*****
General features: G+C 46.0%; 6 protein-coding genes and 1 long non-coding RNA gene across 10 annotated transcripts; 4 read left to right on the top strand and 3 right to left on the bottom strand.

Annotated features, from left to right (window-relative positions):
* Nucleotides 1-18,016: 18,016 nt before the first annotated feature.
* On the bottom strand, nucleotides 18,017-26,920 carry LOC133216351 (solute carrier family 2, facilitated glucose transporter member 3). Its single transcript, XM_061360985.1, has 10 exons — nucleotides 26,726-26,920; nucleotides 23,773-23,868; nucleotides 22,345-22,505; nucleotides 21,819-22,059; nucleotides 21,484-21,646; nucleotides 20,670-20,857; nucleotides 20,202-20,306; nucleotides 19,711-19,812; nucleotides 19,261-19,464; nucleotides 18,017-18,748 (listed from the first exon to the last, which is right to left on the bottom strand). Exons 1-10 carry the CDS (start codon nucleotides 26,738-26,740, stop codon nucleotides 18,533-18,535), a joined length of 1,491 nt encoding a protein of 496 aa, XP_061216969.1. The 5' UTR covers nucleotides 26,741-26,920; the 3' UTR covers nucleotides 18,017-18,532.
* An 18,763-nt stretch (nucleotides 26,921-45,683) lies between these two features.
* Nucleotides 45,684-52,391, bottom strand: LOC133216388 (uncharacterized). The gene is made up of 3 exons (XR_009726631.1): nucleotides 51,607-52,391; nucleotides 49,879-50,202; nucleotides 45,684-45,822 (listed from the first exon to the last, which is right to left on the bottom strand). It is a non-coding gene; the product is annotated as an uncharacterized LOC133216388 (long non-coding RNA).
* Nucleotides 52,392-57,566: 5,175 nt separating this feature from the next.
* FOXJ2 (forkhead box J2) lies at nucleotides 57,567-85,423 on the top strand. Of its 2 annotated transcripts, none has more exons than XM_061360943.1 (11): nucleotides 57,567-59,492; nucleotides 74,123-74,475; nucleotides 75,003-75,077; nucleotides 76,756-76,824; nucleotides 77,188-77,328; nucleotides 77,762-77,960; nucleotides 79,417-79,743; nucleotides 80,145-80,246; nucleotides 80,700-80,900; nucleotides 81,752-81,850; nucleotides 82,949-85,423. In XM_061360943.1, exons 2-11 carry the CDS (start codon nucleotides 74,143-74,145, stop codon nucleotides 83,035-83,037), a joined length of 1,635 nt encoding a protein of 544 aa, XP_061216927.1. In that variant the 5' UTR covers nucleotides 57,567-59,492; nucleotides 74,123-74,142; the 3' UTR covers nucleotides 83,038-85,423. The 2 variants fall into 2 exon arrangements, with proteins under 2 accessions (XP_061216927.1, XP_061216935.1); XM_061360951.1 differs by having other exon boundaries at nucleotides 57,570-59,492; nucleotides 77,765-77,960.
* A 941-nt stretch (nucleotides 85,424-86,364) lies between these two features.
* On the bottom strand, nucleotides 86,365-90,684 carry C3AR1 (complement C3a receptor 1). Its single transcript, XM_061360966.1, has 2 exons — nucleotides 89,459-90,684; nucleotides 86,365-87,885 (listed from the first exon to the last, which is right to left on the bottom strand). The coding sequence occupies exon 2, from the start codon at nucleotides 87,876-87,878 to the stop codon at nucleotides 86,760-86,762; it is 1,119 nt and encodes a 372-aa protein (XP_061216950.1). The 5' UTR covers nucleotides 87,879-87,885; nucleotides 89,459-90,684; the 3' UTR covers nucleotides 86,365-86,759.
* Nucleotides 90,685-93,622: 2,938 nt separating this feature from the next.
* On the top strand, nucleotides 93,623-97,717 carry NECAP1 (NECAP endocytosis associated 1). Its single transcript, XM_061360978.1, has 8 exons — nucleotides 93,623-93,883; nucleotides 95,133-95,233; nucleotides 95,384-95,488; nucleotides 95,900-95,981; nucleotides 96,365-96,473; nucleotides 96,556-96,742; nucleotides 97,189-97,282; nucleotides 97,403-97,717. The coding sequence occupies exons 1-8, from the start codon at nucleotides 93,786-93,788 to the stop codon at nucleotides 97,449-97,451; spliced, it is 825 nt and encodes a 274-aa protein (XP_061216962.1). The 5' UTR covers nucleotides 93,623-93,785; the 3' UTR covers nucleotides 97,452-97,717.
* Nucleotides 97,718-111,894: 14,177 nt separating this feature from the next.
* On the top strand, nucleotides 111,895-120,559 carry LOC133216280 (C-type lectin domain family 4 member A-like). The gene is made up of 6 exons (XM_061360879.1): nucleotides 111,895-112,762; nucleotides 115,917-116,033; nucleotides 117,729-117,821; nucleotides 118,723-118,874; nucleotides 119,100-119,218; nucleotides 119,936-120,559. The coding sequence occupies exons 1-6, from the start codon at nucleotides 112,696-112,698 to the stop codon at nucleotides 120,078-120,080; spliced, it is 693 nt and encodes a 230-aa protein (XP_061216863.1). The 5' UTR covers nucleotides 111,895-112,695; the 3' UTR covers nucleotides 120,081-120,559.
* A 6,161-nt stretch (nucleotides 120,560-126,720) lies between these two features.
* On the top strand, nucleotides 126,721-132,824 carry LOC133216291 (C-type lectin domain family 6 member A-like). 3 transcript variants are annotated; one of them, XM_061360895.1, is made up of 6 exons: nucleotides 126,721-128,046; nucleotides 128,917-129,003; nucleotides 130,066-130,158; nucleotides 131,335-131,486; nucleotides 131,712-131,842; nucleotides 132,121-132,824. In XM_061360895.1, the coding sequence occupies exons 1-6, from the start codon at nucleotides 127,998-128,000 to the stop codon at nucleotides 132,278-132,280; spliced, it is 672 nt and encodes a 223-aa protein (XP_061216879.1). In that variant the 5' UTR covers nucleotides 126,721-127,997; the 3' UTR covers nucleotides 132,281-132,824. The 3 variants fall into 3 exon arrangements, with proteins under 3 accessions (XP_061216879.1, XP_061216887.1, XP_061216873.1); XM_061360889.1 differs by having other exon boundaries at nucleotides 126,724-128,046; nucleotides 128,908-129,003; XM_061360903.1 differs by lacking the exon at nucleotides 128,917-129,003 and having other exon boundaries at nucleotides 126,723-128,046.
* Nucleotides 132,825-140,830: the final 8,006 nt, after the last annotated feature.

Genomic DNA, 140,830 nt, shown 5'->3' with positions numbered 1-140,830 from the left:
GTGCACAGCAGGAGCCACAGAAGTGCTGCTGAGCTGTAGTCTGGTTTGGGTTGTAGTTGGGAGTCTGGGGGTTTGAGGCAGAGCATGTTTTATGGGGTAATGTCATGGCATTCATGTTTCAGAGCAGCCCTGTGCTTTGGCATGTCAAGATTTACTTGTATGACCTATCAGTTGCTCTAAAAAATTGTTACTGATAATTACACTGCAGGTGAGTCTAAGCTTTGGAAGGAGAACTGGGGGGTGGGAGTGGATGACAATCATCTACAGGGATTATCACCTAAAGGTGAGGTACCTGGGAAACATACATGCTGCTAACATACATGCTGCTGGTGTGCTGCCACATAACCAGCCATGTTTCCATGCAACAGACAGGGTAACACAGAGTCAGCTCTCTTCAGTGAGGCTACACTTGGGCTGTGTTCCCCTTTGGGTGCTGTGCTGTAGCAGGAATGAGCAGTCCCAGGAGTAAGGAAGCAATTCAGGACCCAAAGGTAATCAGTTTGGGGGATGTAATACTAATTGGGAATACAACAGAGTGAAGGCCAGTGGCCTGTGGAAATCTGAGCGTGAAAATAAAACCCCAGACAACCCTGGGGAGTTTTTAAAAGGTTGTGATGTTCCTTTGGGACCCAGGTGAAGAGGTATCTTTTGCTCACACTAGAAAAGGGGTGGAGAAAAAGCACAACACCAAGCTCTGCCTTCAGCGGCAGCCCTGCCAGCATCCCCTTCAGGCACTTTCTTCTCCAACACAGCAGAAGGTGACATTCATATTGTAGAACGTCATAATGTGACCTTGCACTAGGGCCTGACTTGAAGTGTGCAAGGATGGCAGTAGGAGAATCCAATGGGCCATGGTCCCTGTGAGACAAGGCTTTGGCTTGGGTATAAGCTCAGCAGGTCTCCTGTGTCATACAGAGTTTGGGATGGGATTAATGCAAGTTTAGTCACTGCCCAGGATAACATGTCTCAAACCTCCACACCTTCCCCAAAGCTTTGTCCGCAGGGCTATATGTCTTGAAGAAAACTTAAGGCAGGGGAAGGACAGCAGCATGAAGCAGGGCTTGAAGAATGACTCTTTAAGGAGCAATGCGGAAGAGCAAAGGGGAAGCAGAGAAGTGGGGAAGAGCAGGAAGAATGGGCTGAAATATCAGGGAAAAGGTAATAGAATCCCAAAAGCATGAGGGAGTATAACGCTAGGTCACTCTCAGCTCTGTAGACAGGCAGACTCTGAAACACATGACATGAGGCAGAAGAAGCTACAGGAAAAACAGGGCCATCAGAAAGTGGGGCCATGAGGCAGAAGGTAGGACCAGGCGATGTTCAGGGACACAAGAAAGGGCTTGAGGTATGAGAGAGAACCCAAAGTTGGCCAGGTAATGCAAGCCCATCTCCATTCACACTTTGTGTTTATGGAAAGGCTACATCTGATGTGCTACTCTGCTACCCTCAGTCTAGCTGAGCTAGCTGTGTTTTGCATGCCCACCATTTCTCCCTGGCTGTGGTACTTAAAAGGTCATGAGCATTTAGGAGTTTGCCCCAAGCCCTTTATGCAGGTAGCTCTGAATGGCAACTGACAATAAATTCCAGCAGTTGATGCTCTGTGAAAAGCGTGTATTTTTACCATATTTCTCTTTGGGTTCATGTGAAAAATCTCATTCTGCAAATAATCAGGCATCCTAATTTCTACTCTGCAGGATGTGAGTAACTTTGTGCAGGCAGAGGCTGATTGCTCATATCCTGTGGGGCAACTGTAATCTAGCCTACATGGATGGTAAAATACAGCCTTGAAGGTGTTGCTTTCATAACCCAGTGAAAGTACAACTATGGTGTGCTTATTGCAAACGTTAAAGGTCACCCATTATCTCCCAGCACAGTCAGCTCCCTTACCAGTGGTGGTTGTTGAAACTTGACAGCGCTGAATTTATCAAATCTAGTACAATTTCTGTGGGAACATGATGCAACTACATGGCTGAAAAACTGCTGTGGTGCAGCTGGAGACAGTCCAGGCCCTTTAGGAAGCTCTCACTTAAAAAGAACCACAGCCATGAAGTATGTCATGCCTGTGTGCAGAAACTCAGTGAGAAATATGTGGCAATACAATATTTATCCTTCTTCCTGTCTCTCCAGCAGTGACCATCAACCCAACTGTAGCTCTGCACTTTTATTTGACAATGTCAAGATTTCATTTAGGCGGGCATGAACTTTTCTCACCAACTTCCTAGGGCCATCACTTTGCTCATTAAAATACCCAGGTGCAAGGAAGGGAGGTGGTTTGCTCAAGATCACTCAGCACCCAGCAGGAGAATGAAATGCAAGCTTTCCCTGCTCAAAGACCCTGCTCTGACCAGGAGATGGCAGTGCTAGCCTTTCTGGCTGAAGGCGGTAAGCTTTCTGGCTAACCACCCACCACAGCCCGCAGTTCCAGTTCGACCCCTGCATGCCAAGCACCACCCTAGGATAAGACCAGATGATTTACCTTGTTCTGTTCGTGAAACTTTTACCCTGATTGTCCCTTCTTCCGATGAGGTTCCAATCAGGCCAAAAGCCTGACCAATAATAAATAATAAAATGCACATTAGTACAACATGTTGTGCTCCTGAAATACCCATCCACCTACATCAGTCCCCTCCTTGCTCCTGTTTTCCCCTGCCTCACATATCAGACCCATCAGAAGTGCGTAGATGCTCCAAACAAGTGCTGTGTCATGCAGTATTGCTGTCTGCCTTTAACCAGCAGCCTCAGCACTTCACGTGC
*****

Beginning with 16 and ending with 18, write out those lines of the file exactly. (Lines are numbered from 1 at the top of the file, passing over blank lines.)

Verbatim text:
* On the top strand, nucleotides 126,721-132,824 carry LOC133216291 (C-type lectin domain family 6 member A-like). 3 transcript variants are annotated; one of them, XM_061360895.1, is made up of 6 exons: nucleotides 126,721-128,046; nucleotides 128,917-129,003; nucleotides 130,066-130,158; nucleotides 131,335-131,486; nucleotides 131,712-131,842; nucleotides 132,121-132,824. In XM_061360895.1, the coding sequence occupies exons 1-6, from the start codon at nucleotides 127,998-128,000 to the stop codon at nucleotides 132,278-132,280; spliced, it is 672 nt and encodes a 223-aa protein (XP_061216879.1). In that variant the 5' UTR covers nucleotides 126,721-127,997; the 3' UTR covers nucleotides 132,281-132,824. The 3 variants fall into 3 exon arrangements, with proteins under 3 accessions (XP_061216879.1, XP_061216887.1, XP_061216873.1); XM_061360889.1 differs by having other exon boundaries at nucleotides 126,724-128,046; nucleotides 128,908-129,003; XM_061360903.1 differs by lacking the exon at nucleotides 128,917-129,003 and having other exon boundaries at nucleotides 126,723-128,046.
* Nucleotides 132,825-140,830: the final 8,006 nt, after the last annotated feature.

Genomic DNA, 140,830 nt, shown 5'->3' with positions numbered 1-140,830 from the left: